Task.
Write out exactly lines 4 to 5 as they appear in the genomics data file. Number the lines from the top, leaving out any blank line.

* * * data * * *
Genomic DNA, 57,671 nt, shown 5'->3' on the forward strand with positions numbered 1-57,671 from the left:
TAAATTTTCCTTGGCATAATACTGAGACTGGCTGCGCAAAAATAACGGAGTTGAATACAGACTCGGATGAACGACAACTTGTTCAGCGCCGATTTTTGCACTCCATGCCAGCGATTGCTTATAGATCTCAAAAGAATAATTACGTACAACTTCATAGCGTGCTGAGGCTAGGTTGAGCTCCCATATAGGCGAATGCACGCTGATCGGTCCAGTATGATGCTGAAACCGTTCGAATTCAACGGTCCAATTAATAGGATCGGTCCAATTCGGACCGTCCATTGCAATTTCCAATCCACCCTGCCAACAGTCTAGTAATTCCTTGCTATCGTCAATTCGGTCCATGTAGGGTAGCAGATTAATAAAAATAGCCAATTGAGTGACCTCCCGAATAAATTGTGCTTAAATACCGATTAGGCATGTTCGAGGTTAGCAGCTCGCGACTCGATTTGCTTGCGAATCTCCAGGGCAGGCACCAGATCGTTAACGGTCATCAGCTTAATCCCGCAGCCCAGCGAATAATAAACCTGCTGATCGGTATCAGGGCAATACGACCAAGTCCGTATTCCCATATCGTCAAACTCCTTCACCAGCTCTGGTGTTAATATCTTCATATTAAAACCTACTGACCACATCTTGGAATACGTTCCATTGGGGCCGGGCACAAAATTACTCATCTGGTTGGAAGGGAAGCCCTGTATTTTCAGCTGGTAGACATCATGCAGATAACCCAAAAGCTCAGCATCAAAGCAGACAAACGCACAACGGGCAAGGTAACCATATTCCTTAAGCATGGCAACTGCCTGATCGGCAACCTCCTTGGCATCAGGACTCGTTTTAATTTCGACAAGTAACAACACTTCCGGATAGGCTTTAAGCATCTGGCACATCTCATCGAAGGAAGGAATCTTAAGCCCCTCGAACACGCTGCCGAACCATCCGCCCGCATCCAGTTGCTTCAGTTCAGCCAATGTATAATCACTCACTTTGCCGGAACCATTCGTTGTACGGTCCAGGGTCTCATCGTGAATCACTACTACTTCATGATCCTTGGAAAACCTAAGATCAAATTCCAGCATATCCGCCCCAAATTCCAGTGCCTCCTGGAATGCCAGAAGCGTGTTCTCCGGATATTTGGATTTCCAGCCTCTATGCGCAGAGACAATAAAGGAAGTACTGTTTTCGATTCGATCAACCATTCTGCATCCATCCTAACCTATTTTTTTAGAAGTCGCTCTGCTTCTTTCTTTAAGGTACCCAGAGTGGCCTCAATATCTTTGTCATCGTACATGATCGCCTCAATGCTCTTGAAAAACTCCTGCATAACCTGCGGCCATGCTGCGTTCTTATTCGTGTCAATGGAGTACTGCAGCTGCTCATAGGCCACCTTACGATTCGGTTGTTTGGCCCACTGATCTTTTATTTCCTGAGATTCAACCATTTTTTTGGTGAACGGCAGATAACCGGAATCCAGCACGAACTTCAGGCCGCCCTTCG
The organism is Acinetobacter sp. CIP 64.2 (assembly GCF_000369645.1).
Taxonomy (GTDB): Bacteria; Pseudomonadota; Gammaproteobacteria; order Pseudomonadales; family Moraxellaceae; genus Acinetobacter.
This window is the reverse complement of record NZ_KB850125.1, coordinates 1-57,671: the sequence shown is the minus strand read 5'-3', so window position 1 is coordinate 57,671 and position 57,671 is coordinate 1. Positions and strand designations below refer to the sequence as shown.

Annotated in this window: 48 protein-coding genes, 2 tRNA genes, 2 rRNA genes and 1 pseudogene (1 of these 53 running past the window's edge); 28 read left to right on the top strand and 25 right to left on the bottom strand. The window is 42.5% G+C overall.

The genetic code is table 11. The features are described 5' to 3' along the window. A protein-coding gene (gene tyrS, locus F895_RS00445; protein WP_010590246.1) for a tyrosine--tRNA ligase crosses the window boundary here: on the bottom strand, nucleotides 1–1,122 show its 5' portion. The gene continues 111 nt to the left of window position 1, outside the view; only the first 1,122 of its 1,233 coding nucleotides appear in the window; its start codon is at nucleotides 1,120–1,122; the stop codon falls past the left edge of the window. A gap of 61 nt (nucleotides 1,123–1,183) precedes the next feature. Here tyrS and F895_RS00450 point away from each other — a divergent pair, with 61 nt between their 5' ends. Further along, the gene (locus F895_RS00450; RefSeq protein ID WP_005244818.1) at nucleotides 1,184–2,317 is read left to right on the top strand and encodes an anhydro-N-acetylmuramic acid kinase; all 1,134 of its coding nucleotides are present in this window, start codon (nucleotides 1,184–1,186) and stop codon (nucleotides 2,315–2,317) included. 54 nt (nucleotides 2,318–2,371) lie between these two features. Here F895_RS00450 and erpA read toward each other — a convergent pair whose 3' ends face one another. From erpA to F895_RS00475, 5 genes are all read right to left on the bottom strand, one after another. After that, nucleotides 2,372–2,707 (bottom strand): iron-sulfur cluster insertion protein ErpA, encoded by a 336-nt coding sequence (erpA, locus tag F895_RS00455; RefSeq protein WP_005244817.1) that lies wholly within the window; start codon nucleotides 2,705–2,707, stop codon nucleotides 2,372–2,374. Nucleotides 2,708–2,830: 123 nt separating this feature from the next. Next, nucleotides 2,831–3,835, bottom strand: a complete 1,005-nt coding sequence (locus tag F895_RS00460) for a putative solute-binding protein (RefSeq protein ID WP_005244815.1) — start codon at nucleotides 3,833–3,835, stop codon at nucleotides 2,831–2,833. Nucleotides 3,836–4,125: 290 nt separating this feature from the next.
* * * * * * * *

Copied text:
Taxonomy (GTDB): Bacteria; Pseudomonadota; Gammaproteobacteria; order Pseudomonadales; family Moraxellaceae; genus Acinetobacter.
This window is the reverse complement of record NZ_KB850125.1, coordinates 1-57,671: the sequence shown is the minus strand read 5'-3', so window position 1 is coordinate 57,671 and position 57,671 is coordinate 1. Positions and strand designations below refer to the sequence as shown.